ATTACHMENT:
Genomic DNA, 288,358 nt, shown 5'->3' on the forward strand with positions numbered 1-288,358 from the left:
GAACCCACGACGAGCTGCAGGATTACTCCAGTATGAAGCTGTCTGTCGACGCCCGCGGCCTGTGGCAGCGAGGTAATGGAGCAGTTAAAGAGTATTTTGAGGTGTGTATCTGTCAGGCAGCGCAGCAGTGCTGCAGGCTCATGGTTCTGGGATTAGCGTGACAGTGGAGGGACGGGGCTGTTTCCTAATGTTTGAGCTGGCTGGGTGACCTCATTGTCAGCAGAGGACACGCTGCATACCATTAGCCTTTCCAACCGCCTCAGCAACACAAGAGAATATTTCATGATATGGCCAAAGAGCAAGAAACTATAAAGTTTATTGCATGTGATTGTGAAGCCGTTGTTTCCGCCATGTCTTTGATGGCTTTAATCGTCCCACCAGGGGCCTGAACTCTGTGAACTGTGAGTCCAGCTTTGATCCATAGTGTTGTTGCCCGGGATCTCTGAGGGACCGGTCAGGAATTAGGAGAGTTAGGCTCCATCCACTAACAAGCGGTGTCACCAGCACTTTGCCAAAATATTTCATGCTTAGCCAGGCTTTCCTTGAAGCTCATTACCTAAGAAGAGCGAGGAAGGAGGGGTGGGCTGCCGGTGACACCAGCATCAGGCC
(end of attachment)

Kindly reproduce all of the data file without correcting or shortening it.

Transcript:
Genomic DNA, 288,358 nt, shown 5'->3' on the forward strand with positions numbered 1-288,358 from the left:
GAACCCACGACGAGCTGCAGGATTACTCCAGTATGAAGCTGTCTGTCGACGCCCGCGGCCTGTGGCAGCGAGGTAATGGAGCAGTTAAAGAGTATTTTGAGGTGTGTATCTGTCAGGCAGCGCAGCAGTGCTGCAGGCTCATGGTTCTGGGATTAGCGTGACAGTGGAGGGACGGGGCTGTTTCCTAATGTTTGAGCTGGCTGGGTGACCTCATTGTCAGCAGAGGACACGCTGCATACCATTAGCCTTTCCAACCGCCTCAGCAACACAAGAGAATATTTCATGATATGGCCAAAGAGCAAGAAACTATAAAGTTTATTGCATGTGATTGTGAAGCCGTTGTTTCCGCCATGTCTTTGATGGCTTTAATCGTCCCACCAGGGGCCTGAACTCTGTGAACTGTGAGTCCAGCTTTGATCCATAGTGTTGTTGCCCGGGATCTCTGAGGGACCGGTCAGGAATTAGGAGAGTTAGGCTCCATCCACTAACAAGCGGTGTCACCAGCACTTTGCCAAAATATTTCATGCTTAGCCAGGCTTTCCTTGAAGCTCATTACCTAAGAAGAGCGAGGAAGGAGGGGTGGGCTGCCGGTGACACCAGCATCAGGCC